Course Hours:
3 units; H(3-0)
back to top
Mechanical Engineering 634       Pipeline Geotechnical Engineering
Introduction to applications of geotechnical engineering in design and construction of oil and gas pipelines. Geohazard assessment and mitigation methods and issues around pipe/soil interaction will be discussed, as well as the relevant codes, standards and industry guidelines for pipelines.
Course Hours:
3 units; H(3-0)
Antirequisite(s):
Credit for Mechanical Engineering 634 and 619.57 will not be allowed.
back to top
Mechanical Engineering 636       Structural Analysis of Buried Steel Pipeline Systems
An introduction to stress analysis of buried pipelines through hand calculations, spreadsheets, and stress analysis software. Pipeline code requirements are discussed. Individual practices and industry examples are used.
Course Hours:
3 units; H(3-0)
Antirequisite(s):
Credit for Mechanical Engineering 636 and 619.67 will not be allowed.
back to top
Mechanical Engineering 637       Thermal Systems Analysis
Fundamentals of thermodynamics, fluid mechanics, heat transfer and combustion; Modelling of thermophysical properties; Second law of thermodynamics, concept of entropy generation and exergy analysis; Minimizing environmental impact; Advanced design and analysis of heat exchangers, co-generation, renewable energy systems, and propulsion systems.
Course Hours:
3 units; H(3-0)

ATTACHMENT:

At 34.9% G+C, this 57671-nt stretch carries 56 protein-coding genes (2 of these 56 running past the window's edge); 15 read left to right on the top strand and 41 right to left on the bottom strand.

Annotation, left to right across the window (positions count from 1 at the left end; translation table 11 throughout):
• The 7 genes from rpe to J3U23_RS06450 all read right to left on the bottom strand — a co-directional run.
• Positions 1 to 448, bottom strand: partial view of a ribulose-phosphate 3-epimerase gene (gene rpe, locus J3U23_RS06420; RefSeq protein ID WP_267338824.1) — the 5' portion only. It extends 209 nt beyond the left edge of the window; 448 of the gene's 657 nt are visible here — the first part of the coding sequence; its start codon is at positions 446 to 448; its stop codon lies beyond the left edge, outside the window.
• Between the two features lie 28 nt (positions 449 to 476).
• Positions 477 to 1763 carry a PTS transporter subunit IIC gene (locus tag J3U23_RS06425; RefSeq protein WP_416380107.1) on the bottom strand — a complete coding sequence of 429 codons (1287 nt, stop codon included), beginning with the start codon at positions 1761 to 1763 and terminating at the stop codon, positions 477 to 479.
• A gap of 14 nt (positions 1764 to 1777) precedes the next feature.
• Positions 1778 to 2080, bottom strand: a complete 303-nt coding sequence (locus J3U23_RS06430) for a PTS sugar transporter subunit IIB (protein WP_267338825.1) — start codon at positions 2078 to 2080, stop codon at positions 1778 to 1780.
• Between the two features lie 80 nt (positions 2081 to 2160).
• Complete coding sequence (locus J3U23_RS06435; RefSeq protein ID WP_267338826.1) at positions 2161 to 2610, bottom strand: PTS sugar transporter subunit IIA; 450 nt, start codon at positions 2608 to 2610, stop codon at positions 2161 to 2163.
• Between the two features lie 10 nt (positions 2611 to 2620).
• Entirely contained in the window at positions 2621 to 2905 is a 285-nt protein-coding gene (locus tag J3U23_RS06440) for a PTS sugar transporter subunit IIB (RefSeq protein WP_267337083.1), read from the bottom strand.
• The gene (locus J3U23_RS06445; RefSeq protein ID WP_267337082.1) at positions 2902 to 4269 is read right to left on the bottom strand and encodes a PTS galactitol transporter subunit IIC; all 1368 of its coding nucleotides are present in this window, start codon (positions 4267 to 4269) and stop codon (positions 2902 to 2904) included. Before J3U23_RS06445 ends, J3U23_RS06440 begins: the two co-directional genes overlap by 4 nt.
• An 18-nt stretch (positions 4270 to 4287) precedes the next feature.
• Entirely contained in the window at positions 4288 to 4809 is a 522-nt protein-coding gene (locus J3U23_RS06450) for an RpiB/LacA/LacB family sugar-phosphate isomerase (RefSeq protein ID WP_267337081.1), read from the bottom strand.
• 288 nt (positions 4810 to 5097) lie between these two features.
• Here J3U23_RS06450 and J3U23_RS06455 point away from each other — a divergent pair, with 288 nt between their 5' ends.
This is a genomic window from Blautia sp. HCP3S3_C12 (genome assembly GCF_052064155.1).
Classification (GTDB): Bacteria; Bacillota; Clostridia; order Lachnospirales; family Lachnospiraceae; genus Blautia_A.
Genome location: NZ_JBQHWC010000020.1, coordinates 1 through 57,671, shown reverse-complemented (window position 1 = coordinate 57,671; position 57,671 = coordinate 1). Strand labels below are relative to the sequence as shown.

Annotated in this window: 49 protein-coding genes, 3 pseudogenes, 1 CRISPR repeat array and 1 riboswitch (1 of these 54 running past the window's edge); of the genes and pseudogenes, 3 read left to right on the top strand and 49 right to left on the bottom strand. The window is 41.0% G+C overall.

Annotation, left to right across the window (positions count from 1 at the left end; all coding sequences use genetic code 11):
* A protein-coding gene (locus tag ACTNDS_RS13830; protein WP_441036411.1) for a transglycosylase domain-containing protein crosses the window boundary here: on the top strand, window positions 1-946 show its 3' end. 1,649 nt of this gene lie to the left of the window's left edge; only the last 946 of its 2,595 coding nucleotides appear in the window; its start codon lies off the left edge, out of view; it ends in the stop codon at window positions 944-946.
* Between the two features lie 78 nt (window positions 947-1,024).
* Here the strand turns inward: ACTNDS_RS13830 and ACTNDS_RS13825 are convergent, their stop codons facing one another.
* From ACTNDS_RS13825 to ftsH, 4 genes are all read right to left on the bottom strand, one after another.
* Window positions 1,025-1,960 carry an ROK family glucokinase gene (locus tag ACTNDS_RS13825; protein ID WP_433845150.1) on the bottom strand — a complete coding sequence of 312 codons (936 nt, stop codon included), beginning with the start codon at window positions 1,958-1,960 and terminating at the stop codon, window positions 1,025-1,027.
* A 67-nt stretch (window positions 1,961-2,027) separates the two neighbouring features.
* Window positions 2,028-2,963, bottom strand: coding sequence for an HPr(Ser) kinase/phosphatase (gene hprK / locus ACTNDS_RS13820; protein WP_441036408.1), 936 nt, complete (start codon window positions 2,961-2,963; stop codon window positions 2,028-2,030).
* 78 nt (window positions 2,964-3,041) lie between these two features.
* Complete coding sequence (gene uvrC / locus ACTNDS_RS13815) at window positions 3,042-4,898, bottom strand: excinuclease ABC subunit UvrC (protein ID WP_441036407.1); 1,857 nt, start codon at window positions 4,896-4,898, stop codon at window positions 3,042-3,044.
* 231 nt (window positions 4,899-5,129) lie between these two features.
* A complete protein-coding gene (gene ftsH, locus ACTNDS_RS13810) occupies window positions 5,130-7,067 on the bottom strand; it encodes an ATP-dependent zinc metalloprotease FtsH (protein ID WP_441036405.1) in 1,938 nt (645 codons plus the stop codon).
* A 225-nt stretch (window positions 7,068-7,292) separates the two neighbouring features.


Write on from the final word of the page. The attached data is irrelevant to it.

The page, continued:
Also known as:
(Environmental Engineering 673)
back to top
Mechanical Engineering 638       Failure and Fracture Mechanics in the Pipeline Industry
Covers the basic theory of failure and fracture mechanics in sufficient depth to allow its application to pipeline design, material requirements and integrity assessment. Overview of brittle and ductile fracture, fatigue and environmental processes, design basics, fracture mechanics theory, fracture mechanics testing, inspection issues, material issues, crack propagation and arrest, fitness for purpose methods, structural integrity assessment and material requirements.
Course Hours:
3 units; H(3-0)
Antirequisite(s):
Credit for Mechanical Engineering 638 and 619.74 will not be allowed.
back to top
Mechanical Engineering 639       Numerical Methods for Computational Fluid Dynamics
Review of solution techniques for ordinary differential equations. Stability, consistency and convergence. Order of accuracy. Fourier methods for stability. Numerical techniques for one-, two- and three-dimensional linear parabolic problems. Courant condition. Implicit and semi-implicit schemes. Boundary conditions for parabolic problems. Techniques for linear hyperbolic problems. CFL condition. Characteristics, domain of dependence and domain of influence. Boundary conditions for hyperbolic problems. Non-linear conservation laws. The Burger's equation as a test problem. Strong and weak solutions. Conservative and integral forms. Conservative schemes. Entropy condition. Godunov theorem and flux limiters. Godunov, ENO and TVD schemes. Implementation in gas dynamics.